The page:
Exploring ways to expand and better their services, participants in a multi-technology project showcased what can be achieved by combining aerial photography, photogrammetry-based 3D modeling and 3D printing.
“First we had to select iconic buildings on the island that were aesthetic enough to highlight their aerial capturing, and interesting enough in terms of volumes to be 3D printed,” said Guy Dentan of Unautregard.
Each participant brought in different elements to the project: Dentan added his photography and photogrammetry-based 3D modeling expertise, Michael Morin from Planète Sports & Loisirs added aerial photography skills, and Killian Jouan from 3D Arcwest brought 3D printing experience.
The data-acquisition methods and equipment had to be adapted to two different environment conditions. The ruins of the Abbey of Chatelier, constructed in the 12th century, are located in the middle of fields in a rural environment, while the church of Ars-en-Ré, a building dating from the 15th century, stands with its emblematic black and white bell tower on a square in the center of the village, in a densely built area.
To capture the ruins of the main building and remains spread on surrounding fields, the equipment chosen was a DJI Phantom 3 Advanced drone and an iPad Mini to control the drone with Pix4Dcapture in “Free Flight Mission” mode. Two 20-minute flights were necessary to capture the 851 images used as input.
To reconstruct the church and its tall steeple with high precision, and to overcome the challenge posed by a densely built surrounding environment, the team chose a DJI Inspire 1 drone fitted with a Zenmuse X5 camera and an iPad Mini to control the drone flight and image capture with Pix4Dcapture in “Free Flight Mission” mode. Seven 20-minute drone flights were necessary to capture the 1,222 images used as input.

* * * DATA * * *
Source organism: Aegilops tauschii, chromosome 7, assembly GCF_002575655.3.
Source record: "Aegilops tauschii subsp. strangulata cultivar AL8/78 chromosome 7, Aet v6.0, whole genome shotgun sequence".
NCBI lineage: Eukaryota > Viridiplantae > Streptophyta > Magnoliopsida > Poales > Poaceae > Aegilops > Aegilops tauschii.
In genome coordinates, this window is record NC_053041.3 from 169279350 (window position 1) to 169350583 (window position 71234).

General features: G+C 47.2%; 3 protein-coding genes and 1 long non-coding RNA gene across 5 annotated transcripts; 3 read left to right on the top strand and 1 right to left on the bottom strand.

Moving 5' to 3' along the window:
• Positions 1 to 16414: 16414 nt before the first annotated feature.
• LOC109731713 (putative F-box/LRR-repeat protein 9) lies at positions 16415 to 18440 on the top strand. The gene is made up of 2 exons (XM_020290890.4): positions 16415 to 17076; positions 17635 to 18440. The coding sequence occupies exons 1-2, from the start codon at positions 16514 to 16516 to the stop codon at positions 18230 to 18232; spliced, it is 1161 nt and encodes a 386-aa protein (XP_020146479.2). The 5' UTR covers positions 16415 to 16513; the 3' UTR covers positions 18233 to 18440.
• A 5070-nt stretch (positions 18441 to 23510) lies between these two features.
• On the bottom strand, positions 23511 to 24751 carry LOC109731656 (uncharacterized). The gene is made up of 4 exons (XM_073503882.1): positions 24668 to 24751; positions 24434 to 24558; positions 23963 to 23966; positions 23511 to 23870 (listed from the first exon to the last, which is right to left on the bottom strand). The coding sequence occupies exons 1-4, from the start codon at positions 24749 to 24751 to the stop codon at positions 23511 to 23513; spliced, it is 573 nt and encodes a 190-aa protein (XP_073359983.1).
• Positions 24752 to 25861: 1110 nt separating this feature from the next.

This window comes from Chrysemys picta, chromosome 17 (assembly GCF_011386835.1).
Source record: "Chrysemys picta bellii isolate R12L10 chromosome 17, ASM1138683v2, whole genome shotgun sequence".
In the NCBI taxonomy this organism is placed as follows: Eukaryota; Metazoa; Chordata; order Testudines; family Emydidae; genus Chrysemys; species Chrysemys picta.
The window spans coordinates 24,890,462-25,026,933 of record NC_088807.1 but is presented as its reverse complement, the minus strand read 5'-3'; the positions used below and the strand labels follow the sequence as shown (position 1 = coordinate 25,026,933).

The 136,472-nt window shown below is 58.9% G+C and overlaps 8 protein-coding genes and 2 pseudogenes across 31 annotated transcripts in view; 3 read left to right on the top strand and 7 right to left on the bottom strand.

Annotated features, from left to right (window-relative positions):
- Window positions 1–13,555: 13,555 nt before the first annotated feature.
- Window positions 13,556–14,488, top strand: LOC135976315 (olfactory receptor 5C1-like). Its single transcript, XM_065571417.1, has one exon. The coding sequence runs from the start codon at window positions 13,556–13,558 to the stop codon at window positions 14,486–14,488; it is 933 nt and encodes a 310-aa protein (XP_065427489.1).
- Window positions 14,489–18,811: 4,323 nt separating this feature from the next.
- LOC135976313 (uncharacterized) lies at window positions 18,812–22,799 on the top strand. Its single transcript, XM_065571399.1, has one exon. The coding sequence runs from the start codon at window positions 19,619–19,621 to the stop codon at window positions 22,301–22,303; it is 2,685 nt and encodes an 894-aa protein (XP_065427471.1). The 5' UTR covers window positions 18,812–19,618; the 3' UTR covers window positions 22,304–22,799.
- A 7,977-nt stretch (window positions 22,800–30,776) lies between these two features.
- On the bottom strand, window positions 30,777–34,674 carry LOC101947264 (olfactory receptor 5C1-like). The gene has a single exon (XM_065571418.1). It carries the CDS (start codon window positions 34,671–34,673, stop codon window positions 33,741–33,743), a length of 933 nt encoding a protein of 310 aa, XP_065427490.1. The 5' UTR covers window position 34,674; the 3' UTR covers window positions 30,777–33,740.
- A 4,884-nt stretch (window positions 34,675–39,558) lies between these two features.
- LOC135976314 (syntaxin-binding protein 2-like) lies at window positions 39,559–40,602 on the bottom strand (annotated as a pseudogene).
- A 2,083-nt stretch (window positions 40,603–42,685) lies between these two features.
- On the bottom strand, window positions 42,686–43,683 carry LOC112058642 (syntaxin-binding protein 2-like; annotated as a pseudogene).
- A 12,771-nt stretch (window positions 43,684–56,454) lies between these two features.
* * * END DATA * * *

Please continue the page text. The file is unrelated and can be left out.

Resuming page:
The processing Quality Report of this project outlined a GSD of 1.06 centimeters/0.42 inches. The mesh generated by Pix4D was optimal upon completion of calculation; it offered unparalleled realism and a very high level of detail. Shrubs around the ruins were cleared using Pix4D editing tools to make the model ready to print in 3D.
The processing Quality Report of this project outlined an impressively low GSD of 0.7 centimeters/0.27 inches, and, as in the case of the abbey, the mesh was edited to remove unwanted elements before 3D printing. All the cars parked around the building were suppressed with Pix4D software-editing tools.